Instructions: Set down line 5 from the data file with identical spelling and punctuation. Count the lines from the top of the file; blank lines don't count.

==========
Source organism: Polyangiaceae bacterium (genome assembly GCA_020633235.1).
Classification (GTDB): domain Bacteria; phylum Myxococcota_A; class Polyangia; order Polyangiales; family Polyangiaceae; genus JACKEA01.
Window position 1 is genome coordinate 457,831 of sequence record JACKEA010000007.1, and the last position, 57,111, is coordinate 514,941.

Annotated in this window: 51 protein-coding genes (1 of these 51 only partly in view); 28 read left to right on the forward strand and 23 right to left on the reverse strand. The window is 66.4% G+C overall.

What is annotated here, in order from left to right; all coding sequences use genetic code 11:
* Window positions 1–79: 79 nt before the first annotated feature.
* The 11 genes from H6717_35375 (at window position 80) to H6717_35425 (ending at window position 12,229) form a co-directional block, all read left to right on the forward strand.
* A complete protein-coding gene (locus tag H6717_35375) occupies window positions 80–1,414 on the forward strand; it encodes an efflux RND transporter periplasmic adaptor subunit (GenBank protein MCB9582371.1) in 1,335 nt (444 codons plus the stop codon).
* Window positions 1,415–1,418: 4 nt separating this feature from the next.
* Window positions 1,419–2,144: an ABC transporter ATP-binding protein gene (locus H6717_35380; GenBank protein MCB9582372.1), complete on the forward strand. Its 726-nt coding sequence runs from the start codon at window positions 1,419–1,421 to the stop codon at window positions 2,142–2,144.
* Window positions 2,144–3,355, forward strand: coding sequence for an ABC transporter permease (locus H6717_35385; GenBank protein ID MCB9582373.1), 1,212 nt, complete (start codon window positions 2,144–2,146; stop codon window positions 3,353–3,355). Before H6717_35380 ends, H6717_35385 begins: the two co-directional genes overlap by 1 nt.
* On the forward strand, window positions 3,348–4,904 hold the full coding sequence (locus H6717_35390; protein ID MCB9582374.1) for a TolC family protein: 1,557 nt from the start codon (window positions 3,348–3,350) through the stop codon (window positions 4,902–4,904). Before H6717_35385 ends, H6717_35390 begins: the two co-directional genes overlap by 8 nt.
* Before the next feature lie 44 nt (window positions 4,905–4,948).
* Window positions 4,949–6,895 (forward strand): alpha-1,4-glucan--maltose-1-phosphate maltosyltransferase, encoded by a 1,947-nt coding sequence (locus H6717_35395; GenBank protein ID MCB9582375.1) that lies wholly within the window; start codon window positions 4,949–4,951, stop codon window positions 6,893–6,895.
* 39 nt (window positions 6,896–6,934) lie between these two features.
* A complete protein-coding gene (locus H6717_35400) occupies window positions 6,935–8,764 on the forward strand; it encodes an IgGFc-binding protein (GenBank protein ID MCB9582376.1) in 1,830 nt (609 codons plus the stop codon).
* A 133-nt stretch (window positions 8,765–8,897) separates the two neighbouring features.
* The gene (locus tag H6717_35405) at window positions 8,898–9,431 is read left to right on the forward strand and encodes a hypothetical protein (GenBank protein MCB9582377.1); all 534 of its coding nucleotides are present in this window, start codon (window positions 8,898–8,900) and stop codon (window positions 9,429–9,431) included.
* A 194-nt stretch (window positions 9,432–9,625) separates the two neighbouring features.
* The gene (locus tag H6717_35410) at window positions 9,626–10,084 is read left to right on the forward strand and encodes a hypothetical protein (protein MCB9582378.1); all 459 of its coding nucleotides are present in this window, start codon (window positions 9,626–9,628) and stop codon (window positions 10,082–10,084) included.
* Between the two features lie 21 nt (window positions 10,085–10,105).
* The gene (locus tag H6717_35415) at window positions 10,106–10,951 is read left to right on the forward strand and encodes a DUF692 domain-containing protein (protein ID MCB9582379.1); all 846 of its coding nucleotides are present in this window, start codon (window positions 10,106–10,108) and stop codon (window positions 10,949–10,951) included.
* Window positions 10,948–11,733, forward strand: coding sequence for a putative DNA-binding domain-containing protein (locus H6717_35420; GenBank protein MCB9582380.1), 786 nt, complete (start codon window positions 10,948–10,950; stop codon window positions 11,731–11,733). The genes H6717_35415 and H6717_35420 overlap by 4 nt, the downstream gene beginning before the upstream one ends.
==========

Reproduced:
What is annotated here, in order from left to right; all coding sequences use genetic code 11: